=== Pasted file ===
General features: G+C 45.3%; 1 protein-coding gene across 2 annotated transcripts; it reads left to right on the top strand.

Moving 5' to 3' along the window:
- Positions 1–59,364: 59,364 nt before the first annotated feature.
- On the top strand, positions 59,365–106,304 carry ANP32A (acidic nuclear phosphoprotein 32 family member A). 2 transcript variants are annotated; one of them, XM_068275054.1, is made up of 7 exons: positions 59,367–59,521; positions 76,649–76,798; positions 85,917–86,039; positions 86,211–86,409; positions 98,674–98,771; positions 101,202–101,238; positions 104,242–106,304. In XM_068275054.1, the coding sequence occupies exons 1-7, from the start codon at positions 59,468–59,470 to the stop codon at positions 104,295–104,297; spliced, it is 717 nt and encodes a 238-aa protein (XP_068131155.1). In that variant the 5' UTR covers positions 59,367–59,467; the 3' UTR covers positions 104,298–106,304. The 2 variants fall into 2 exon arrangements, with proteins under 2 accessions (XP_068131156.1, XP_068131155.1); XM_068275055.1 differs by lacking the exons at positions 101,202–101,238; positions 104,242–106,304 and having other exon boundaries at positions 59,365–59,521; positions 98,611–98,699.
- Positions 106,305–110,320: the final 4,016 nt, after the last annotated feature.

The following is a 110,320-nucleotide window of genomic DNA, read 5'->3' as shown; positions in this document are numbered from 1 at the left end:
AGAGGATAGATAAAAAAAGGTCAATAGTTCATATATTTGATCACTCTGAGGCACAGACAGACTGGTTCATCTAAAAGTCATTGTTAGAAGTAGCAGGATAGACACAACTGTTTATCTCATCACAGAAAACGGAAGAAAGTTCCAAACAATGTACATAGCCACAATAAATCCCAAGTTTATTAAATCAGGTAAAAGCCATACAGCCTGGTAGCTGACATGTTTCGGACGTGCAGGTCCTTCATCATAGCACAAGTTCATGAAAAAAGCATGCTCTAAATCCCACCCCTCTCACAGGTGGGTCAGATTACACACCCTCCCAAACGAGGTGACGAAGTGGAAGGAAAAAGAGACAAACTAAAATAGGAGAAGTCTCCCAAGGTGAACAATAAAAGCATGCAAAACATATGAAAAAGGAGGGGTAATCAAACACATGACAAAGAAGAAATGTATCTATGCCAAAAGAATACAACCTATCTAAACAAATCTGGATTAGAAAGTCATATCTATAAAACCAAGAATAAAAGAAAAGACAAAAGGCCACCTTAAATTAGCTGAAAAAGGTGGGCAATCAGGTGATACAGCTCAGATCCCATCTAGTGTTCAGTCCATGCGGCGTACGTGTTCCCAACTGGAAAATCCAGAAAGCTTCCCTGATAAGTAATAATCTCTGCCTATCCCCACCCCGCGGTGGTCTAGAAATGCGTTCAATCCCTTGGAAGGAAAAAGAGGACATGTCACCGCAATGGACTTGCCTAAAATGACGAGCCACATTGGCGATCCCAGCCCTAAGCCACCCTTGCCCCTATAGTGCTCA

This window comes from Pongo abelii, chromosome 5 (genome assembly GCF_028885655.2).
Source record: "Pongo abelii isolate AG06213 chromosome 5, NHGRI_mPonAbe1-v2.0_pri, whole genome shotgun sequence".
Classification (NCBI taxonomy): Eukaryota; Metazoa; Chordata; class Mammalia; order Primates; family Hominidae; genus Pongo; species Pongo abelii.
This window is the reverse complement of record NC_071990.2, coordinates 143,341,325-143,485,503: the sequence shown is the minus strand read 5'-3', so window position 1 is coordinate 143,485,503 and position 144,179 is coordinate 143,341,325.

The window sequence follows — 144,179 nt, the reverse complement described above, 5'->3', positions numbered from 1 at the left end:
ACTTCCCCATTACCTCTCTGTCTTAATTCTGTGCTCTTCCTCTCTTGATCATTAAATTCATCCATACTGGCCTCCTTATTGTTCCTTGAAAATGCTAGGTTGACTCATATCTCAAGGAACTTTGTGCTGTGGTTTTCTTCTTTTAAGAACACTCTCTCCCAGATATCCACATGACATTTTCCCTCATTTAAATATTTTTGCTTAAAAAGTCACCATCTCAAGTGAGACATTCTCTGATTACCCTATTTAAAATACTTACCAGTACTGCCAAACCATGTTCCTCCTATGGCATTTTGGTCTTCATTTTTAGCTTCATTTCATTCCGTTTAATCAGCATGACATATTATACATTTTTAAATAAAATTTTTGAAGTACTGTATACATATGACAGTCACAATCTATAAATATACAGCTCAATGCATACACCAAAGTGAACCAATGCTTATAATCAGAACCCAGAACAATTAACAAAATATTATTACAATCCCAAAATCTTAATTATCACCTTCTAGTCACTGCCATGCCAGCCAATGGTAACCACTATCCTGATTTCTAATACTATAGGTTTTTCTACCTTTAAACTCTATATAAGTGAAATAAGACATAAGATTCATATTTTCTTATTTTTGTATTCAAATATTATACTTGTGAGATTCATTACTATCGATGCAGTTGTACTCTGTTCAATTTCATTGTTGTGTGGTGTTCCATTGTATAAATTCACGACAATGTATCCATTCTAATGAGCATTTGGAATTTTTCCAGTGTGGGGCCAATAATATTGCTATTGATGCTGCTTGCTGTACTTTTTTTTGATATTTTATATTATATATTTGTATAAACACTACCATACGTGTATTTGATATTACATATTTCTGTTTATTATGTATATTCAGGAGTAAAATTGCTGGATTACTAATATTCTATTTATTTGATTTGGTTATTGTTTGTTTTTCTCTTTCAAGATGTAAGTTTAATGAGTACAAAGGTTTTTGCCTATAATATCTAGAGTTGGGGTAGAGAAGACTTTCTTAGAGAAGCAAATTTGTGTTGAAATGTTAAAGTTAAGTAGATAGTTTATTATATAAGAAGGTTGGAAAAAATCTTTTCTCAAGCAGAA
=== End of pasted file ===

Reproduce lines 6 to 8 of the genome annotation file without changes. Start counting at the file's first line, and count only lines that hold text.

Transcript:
The following is a 110,320-nucleotide window of genomic DNA, read 5'->3' as shown; positions in this document are numbered from 1 at the left end:
AGAGGATAGATAAAAAAAGGTCAATAGTTCATATATTTGATCACTCTGAGGCACAGACAGACTGGTTCATCTAAAAGTCATTGTTAGAAGTAGCAGGATAGACACAACTGTTTATCTCATCACAGAAAACGGAAGAAAGTTCCAAACAATGTACATAGCCACAATAAATCCCAAGTTTATTAAATCAGGTAAAAGCCATACAGCCTGGTAGCTGACATGTTTCGGACGTGCAGGTCCTTCATCATAGCACAAGTTCATGAAAAAAGCATGCTCTAAATCCCACCCCTCTCACAGGTGGGTCAGATTACACACCCTCCCAAACGAGGTGACGAAGTGGAAGGAAAAAGAGACAAACTAAAATAGGAGAAGTCTCCCAAGGTGAACAATAAAAGCATGCAAAACATATGAAAAAGGAGGGGTAATCAAACACATGACAAAGAAGAAATGTATCTATGCCAAAAGAATACAACCTATCTAAACAAATCTGGATTAGAAAGTCATATCTATAAAACCAAGAATAAAAGAAAAGACAAAAGGCCACCTTAAATTAGCTGAAAAAGGTGGGCAATCAGGTGATACAGCTCAGATCCCATCTAGTGTTCAGTCCATGCGGCGTACGTGTTCCCAACTGGAAAATCCAGAAAGCTTCCCTGATAAGTAATAATCTCTGCCTATCCCCACCCCGCGGTGGTCTAGAAATGCGTTCAATCCCTTGGAAGGAAAAAGAGGACATGTCACCGCAATGGACTTGCCTAAAATGACGAGCCACATTGGCGATCCCAGCCCTAAGCCACCCTTGCCCCTATAGTGCTCA

This window comes from Pongo abelii, chromosome 5 (genome assembly GCF_028885655.2).